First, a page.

In this whiteboard session, Rodney provides three tips to help teachers in the church be more successful at engaging any audience.
Hi, welcome to an Elexio Whiteboard. Today, things are different, flipped on their head. If you’ve watched any of our whiteboards before, you know we tend to focus on technology and how does technology need to impact the local church. But today, we’re flipping things around. We’re still talking about the local church. But we’re talking about something that happens pretty regularly there, and that’s speaking to large groups of people. We here at Elexio are volunteers in the churches that we go to, and many of us have the opportunity to speak to large groups of people. It could be 12 fifth graders that make up the large group. It could be the entire congregation.
We’ve put together some ideas of things that you can use to make those opportunities to speak to groups of people way more engaging than they potentially are right now. We’ve organized it into three simple tips that you could start using even this weekend if you have that opportunity to speak to some group of people. They’re all going to go under the big idea of threading.
When people listen to someone teaching, they’re looking to follow with you. We have an inherent desire to want to follow along. The problem is sometimes when we’re sitting there, the speaker isn’t helping us with that follow along too very well. So if we can help people find threads that they can follow throughout the speaking, we’ll be better off. Our teaching will be more engaging. So again, we’re going to look at three tips to help your large group teaching be a bit more engaging.
The first one, I call “anchors.” This can come in many forms, actually. They’re mainly talking about physical anchors, meaning things that people can see that are going to connect with whatever you’re teaching. So of course, we’ll use Bible stories as an example. That’s obviously what most of the teaching is in a large group or environment in the local church. Anchors involve things like you might split your entire stage in half, and I mean literally split it in half. Take a big piece of tape. I saw a guy do this one time, took a giant just roll of tape and split the entire—they went all the way through the entire congregation—split it in two halves. Then he used that as his anchors.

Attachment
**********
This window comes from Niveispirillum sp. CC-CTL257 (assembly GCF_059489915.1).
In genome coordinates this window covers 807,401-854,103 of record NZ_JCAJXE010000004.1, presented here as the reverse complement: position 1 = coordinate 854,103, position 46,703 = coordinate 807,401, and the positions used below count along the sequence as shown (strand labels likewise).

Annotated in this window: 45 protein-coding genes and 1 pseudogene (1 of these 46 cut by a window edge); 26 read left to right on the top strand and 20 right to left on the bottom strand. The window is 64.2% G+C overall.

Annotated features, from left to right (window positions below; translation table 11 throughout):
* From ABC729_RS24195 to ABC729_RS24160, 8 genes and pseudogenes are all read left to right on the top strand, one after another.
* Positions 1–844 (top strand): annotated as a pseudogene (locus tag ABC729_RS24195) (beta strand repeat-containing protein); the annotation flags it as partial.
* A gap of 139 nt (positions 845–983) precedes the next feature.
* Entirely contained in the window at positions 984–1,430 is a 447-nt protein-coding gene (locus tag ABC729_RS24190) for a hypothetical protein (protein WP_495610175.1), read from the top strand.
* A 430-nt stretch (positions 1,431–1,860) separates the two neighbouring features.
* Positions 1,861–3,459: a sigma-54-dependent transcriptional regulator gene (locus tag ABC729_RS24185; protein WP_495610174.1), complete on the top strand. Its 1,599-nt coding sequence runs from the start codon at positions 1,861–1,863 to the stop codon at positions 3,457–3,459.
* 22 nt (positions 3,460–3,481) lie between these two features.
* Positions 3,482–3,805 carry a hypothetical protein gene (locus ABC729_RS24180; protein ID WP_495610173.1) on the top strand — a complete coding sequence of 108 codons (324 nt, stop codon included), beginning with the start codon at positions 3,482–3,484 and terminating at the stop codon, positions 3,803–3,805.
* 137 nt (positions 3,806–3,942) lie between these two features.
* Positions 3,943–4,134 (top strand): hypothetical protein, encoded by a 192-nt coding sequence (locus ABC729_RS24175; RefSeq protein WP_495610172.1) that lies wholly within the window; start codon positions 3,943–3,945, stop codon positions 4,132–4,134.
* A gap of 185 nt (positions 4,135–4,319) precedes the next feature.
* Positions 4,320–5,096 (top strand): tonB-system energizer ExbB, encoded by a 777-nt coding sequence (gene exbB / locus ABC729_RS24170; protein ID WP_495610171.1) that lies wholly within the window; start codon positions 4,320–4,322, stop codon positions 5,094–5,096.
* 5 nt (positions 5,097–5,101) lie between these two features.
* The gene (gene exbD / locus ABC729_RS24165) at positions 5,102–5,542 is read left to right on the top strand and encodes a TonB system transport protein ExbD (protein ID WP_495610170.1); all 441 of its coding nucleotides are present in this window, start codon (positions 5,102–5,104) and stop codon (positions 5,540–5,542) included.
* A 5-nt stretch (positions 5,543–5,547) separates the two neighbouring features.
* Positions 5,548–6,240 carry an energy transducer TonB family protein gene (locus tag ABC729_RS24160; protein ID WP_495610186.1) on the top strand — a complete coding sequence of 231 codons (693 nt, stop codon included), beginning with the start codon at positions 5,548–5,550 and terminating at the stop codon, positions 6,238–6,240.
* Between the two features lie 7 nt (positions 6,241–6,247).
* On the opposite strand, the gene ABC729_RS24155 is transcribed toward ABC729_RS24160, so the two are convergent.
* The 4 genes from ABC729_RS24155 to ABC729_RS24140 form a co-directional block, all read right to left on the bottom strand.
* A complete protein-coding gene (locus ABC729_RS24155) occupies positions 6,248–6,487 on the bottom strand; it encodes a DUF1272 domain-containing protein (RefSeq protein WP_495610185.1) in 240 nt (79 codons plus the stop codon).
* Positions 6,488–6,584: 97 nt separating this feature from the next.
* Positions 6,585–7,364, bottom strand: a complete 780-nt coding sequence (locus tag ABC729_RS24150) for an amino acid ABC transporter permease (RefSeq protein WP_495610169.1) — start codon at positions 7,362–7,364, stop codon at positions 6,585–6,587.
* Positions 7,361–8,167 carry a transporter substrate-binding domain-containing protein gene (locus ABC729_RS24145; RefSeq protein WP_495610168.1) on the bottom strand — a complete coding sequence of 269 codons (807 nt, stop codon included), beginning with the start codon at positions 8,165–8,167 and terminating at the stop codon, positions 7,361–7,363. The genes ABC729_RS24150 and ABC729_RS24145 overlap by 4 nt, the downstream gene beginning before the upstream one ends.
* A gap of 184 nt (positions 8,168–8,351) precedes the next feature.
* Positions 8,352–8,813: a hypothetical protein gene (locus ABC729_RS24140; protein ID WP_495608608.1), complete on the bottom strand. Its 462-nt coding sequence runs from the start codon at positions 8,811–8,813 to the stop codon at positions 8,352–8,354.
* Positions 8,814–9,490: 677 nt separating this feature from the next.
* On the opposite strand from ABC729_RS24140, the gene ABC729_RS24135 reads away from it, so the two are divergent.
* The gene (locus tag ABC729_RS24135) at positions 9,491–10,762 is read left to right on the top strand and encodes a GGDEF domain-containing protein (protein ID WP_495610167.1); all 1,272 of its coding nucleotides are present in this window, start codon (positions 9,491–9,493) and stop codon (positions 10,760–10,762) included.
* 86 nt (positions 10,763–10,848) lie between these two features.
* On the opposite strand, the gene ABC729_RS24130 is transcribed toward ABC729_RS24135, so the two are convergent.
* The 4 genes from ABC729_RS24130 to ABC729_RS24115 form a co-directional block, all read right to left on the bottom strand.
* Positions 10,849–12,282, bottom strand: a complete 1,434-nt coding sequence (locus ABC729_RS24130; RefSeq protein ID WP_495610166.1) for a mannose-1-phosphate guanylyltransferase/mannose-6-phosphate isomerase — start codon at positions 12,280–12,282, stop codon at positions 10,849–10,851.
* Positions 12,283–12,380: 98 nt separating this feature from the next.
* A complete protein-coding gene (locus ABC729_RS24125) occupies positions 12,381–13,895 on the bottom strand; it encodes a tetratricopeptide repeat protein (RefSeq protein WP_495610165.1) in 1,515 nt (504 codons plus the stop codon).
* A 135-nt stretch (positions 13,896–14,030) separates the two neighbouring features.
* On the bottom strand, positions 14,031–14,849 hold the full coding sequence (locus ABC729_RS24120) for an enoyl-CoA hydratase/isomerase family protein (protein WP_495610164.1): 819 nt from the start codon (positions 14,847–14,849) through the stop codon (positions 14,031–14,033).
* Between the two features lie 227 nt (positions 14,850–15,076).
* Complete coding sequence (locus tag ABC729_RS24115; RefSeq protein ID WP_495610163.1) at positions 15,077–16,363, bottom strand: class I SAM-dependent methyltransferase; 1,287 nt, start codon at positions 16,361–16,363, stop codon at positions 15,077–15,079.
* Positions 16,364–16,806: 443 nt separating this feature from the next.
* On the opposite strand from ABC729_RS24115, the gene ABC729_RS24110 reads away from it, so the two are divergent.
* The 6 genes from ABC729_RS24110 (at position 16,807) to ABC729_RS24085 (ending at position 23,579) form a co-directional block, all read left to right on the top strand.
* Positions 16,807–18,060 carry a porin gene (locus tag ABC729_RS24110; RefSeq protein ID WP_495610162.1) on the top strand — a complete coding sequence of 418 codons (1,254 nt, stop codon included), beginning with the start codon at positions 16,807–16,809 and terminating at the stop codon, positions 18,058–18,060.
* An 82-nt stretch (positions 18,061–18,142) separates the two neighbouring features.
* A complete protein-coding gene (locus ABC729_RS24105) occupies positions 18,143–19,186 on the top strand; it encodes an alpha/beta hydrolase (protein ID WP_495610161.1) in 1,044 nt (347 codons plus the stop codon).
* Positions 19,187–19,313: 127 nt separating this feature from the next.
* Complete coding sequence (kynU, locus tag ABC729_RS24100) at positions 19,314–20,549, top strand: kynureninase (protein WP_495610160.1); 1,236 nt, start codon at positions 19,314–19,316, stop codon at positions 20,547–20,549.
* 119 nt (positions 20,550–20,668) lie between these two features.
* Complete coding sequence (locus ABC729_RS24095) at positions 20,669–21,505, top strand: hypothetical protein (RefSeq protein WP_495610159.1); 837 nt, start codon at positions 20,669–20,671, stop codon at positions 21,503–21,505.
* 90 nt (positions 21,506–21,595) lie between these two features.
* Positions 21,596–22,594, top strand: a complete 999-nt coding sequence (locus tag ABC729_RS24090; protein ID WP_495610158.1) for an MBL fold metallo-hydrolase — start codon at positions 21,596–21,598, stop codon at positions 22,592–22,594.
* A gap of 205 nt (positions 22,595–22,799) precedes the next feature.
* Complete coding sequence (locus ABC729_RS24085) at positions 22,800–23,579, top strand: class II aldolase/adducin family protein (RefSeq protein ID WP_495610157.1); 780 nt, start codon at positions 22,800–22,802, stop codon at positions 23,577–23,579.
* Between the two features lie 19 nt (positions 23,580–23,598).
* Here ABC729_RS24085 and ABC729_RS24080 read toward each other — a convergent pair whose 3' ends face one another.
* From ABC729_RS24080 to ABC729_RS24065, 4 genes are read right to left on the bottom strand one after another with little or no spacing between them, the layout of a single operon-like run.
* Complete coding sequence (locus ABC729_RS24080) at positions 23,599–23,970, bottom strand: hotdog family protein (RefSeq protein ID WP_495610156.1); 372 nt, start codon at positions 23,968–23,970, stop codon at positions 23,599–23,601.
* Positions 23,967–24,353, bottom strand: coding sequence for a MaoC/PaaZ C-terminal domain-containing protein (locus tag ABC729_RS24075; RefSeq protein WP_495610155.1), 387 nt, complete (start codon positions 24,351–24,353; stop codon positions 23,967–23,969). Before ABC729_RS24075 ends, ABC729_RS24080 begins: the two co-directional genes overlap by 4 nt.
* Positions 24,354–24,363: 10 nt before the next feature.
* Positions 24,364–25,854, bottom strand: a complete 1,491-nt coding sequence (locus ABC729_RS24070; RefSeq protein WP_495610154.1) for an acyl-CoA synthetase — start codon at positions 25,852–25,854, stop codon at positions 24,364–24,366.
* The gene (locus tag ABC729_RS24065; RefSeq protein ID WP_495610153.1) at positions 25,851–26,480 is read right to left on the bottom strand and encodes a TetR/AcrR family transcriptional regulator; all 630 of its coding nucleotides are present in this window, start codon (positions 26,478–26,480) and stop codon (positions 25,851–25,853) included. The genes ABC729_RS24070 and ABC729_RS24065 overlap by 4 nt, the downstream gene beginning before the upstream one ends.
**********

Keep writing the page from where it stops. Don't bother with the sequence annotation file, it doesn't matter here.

Now, we’ll talk about what you use the anchors for. You could make your anchors simply be two pieces of paper, or large if you’re talking to a large group of people that are different colors. You’re anchoring some concept to each of those two colors. Could be physical items on your stage. I’m holding two things in my hand right now. Maybe if you’re talking to 12 fifth graders, you might just have them in your hand. If you’re on a big stage, you might need them to be bigger than this, but they’re still on separate sides of the stage.
Okay, so that’s what an anchor is—maybe a physical split, maybe it’s as simple as a color switch, or it could be items. But the idea is that you’re anchoring a concept to each of the things. And normally, it’s a good/bad-type concept. Oftentimes, the teaching—especially as we think about children’s ministry—oftentimes the teaching talks about positive behaviors and potentially negative behaviors. And that’s why I challenge you on colors to don’t go with the ‘traditional black is bad, white is good.’ Try to be a little more creative but set up your anchors.
I’ll give you a very concrete example. I saw a guy do this and it was great. A guy was teaching the story of Moses leading the people out and parting the waters and that whole Exodus story. We’ve heard that story a lot, and it’s got cool things in it. You almost don’t need anything. That’s such an amazing story. But this guy created two awesome anchors that helped me stay engaged in the story through his whole thing. His anchors were on one side of the stage, he had a really ugly brown tweed jacket. It said, “nerd,” quite frankly. On the other side of the stage, and it’s neither one of these things, he had a really cool tie-dyed shirt and some sunglasses. Two total clichés for cool and free-thinking to conservative set-in-our-ways thinking.
So his anchors were this. You know the story of the Exodus. Some people ended up not wanting to leave and follow Moses. They were the square side of things. But other people were like, “Yeah, let’s do this. Let’s see what’s out there.” The anchors were great. And of course, the guy went into much more detail than what I have time for here. But I will tell you this: everybody who left there followed him from beginning to end because he had a thread that ran through the entire message that he gave.